Quote of the Day

“I’ve never even received a traffic ticket. It’s like I’m still being punished.”

-OKC non-profit director Robin Wertz, who is barred from voting in Oklahoma until 2024 despite being out of prison for 11 years [Oklahoma Watch].

Number of the Day


Number of Oklahomans who died due to heart disease in 2016 – the leading cause of death in the state.

[Centers for Disease Control and Prevention]

See previous Numbers of the Day here.

Policy Note

5 Things to Know About Medicaid Work Requirements: They say the administration’s approach of requiring enrollees to work to get health coverage is backward because enrollees need health coverage so they are healthy enough to work. “There is zero evidence to suggest that depriving people of Medicaid will lead to greater levels of employer insurance,” 40 health policy scholars wrote in an amicus brief supporting the lawsuit filed on behalf of several Kentucky Medicaid enrollees. “The CMS work ‘demonstration’ destroys, not improves, Kentucky’s substantial health care achievements and defeats, rather than promotes, Medicaid’s purpose as a safety net insurer,” according to the brief [Kaiser Health News].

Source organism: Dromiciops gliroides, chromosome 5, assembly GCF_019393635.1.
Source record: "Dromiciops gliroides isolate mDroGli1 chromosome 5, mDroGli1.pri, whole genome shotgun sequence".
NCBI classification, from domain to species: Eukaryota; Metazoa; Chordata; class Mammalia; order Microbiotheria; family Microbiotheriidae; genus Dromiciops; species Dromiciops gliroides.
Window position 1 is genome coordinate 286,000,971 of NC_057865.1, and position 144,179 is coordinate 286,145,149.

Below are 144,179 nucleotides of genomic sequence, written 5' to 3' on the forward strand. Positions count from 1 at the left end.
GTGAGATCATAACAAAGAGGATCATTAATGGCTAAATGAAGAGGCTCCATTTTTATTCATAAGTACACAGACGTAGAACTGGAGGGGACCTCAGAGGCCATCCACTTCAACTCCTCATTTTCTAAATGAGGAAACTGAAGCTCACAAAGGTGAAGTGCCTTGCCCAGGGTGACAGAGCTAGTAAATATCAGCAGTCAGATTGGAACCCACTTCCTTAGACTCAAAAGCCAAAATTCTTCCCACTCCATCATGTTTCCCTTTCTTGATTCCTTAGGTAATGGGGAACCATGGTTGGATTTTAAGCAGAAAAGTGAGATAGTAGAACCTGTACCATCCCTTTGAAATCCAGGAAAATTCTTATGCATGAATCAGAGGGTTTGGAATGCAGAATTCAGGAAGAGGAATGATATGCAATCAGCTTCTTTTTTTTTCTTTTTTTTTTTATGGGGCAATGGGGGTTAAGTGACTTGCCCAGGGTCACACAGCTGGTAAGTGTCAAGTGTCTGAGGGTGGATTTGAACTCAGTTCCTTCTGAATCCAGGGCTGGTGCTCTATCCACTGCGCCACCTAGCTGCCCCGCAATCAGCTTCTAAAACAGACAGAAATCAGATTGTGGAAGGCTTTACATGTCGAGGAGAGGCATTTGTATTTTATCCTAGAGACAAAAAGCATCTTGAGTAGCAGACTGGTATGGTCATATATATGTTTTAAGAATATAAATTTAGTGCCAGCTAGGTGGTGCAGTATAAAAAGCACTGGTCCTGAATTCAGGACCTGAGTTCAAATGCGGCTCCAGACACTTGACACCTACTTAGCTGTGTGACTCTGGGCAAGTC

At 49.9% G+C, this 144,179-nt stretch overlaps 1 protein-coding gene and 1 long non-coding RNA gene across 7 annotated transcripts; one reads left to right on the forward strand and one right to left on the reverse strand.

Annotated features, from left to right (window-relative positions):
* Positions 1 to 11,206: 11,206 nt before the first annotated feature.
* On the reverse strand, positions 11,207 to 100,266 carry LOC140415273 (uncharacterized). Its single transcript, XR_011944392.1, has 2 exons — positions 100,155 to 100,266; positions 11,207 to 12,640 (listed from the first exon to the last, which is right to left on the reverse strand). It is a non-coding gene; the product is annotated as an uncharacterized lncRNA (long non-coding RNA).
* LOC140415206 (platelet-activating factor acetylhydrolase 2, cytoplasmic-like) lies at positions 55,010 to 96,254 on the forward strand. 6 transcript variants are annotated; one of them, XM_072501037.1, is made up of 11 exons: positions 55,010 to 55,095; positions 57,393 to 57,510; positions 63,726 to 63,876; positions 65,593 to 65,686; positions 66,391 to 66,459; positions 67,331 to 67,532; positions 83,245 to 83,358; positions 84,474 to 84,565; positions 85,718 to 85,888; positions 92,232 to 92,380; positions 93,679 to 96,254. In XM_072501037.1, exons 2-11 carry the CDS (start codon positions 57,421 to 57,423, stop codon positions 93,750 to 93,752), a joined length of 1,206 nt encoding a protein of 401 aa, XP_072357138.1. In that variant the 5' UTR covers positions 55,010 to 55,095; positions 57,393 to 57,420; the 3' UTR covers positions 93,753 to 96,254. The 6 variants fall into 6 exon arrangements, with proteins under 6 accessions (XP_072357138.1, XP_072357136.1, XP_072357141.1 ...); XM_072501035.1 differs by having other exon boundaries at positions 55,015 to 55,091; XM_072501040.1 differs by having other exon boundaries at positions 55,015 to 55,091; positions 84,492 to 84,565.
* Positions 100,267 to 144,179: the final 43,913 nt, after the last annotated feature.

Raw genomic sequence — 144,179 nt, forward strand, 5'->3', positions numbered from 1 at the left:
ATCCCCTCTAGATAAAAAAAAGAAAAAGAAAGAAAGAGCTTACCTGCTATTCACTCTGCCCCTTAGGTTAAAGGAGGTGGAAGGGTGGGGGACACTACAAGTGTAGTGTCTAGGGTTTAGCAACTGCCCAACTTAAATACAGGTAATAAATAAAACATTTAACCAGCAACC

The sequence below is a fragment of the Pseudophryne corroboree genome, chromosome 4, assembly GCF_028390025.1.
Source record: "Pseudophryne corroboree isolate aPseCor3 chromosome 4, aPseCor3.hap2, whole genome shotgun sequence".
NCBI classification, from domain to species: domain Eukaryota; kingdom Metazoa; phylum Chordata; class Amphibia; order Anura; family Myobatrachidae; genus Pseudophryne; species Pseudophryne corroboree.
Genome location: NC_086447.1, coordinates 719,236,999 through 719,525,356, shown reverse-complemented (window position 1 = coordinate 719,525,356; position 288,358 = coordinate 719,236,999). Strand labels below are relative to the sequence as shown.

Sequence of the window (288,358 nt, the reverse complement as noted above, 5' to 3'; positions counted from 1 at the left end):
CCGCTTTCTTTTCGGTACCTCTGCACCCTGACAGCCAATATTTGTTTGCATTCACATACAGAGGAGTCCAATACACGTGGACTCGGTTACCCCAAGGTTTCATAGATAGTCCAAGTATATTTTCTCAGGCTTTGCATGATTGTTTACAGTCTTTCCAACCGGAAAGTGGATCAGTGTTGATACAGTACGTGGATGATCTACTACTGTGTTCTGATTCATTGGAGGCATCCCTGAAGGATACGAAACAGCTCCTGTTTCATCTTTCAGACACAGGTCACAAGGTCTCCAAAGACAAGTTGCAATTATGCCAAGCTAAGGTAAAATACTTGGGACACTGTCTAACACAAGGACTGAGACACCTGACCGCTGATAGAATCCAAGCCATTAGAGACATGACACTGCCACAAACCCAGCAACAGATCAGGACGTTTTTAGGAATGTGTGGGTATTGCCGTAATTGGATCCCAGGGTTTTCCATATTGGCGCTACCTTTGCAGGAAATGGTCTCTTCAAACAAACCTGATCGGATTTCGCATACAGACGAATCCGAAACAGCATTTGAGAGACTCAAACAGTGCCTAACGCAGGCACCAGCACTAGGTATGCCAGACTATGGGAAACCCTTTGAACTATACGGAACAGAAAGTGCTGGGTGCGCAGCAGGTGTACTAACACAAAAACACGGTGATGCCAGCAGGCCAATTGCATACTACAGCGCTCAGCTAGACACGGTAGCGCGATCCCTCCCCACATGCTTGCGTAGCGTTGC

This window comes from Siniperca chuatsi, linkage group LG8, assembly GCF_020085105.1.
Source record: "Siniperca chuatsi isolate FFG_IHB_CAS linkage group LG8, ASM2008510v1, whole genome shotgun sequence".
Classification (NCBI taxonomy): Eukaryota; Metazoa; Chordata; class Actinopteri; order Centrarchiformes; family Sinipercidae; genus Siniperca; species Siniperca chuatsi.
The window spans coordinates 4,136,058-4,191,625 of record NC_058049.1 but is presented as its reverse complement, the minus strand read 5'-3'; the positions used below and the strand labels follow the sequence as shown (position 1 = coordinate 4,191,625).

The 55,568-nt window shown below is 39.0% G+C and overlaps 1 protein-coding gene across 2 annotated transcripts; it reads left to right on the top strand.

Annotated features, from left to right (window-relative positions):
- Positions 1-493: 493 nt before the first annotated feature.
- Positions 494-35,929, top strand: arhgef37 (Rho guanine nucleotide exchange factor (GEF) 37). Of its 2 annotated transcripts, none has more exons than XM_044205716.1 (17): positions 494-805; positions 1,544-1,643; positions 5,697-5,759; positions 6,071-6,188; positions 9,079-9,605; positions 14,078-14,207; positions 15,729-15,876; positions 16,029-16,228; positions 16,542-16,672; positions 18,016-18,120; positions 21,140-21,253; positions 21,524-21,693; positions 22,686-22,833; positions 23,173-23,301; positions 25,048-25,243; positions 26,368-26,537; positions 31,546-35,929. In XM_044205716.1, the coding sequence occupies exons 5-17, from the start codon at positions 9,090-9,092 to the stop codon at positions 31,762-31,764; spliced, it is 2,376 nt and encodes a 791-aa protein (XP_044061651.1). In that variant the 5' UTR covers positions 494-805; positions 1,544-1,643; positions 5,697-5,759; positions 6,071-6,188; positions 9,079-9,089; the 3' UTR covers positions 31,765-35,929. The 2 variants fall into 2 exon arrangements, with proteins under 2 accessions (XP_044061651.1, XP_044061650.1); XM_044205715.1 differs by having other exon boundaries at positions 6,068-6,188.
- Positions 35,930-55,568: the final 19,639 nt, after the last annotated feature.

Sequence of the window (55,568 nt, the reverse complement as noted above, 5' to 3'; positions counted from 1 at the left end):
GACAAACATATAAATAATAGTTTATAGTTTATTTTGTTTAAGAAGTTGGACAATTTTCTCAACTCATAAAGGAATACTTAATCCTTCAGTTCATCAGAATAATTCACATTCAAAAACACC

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Jessica joined OK Policy as a Communications Associate in January 2018. A Mexican immigrant, she was a Clara Luper Scholar at Oklahoma City University where she obtained a B.A. in Political Science and Philosophy. Prior to joining OK Policy, Jessica worked at a digital marketing agency in Oklahoma City. She is an alumna of both the National Education for Women (N.E.W.) Leadership Institute (2013) and OK Policy's Summer Policy Institute (2015). In addition to her role at OK Policy, Jessica serves as a board member for Dream Action Oklahoma in OKC and communications director for Dream Alliance Oklahoma in Tulsa.